The history of the Rolex Submariner

“With this new and elegant dive watch came a new standard for both Rolex and the luxury watch industry at large.” (Hans Wilsdorf)

watches
16. Apr 2019
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The history of the Rolex Submariner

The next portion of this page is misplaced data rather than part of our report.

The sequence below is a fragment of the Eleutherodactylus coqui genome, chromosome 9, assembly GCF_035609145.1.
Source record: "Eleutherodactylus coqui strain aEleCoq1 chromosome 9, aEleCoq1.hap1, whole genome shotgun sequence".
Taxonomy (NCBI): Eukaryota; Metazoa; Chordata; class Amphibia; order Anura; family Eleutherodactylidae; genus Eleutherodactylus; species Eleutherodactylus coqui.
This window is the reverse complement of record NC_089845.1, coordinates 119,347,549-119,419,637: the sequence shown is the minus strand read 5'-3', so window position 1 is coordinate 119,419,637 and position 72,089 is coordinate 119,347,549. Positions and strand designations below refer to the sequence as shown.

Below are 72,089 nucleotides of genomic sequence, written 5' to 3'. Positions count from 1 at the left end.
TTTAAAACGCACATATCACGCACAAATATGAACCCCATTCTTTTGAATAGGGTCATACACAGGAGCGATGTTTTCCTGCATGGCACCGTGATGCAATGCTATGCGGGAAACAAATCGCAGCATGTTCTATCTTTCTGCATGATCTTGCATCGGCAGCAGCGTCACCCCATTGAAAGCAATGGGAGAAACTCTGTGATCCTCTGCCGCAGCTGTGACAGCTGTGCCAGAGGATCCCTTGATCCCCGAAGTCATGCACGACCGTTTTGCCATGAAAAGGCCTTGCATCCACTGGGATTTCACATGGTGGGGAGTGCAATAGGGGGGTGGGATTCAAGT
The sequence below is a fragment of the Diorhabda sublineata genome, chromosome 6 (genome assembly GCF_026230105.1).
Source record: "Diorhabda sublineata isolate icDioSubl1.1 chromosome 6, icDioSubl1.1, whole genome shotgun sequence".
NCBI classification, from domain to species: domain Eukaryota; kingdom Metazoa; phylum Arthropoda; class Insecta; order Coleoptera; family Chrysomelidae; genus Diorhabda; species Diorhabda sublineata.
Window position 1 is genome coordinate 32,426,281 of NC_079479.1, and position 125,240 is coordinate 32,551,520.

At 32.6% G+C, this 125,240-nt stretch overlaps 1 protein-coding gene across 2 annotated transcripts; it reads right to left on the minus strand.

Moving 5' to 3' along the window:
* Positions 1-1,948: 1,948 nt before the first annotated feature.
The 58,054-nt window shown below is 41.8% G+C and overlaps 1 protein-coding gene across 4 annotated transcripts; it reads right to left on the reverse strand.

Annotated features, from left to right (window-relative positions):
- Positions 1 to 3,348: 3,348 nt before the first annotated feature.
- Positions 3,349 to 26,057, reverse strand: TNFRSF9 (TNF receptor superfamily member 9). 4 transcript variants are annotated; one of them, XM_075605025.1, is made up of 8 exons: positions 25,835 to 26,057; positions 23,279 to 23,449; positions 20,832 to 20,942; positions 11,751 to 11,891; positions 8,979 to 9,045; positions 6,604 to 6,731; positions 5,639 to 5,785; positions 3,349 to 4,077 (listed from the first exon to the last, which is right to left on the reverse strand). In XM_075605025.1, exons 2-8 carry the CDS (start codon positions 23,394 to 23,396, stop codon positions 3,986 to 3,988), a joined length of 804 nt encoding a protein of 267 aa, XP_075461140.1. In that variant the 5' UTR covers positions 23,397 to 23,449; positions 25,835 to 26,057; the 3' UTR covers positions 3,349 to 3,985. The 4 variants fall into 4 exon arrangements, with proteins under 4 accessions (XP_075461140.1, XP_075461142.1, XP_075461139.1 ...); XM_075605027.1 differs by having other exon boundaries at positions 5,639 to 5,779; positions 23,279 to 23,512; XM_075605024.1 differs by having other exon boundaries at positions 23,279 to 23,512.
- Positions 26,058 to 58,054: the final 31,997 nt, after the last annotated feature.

When we talk about Rolex, we think about something classic, stylish and iconic, and that is exactly what the Swiss had in mind when they came up with the Submariner. It was in the early 50’s when Rene-Paul Jeanneret, one of the board members at Rolex and amateur diver, challenged the company with a brand-new wristwatch built for diving that could also be fashionable for daily use. Once the idea was presented, a long period of testing and experimenting began. The most notable of these tests is when in 1953 Auguste Piccard and his son tried to set a world diving record of 10.275ft in their bathyscaphe. Attached on the side of it was none other than the Submariner, which survived the incredibly deep dive and kept ticking efficiently right after, it was the beginning of an icon… Much of the inspiration actually came from Panerai, an Italian brand that sold Rolex timepieces at the time and that was specialized in diving equipment. The collaboration from these two companies brought to the birth of a true classic for any watch lover and collector. The Submariner was introduced to the public later that year at the Basel watch fair, initially made available in three models which did not boast the submariner name in the quadrant and were missing some important elements we can find in today’s models like the crown guards, such a big and bulky design would not appeal to the public during those years. When we mention Rolex, we cannot speak of revolution, but more of a constant evolution. We can see this evolution in the various improvements that were introduced to the model in the following years: improved hands and bezel in 1956, the crown guards in 1959, and the date window in 1966 with their classic “cyclops” lens for practicality during immersions. However, what really defined the Submariner’s name and fame as we know it today was of course the movie industry: we can see the timepiece on the wrists of many of the early James Bonds such as Sean Connery in four of his movies. It was also featured in various underwater scenes showing how the watch could be worn in stealthy underwater missions as it could be sported in elegant, suit and tie situations. The appearance in the James Bond franchise really affirmed the Submariner in modern pop culture. These were the ingredients for a complete success defining the most recognisable wristwatch of all time, unmatchable in terms of demand and fame. Along with all the improvements Rolex has brought to the Submariner, the watch is a stable icon in today’s world, bringing a reliable tool to divers, but also delivering a stylish accessory to wear in everyday life.

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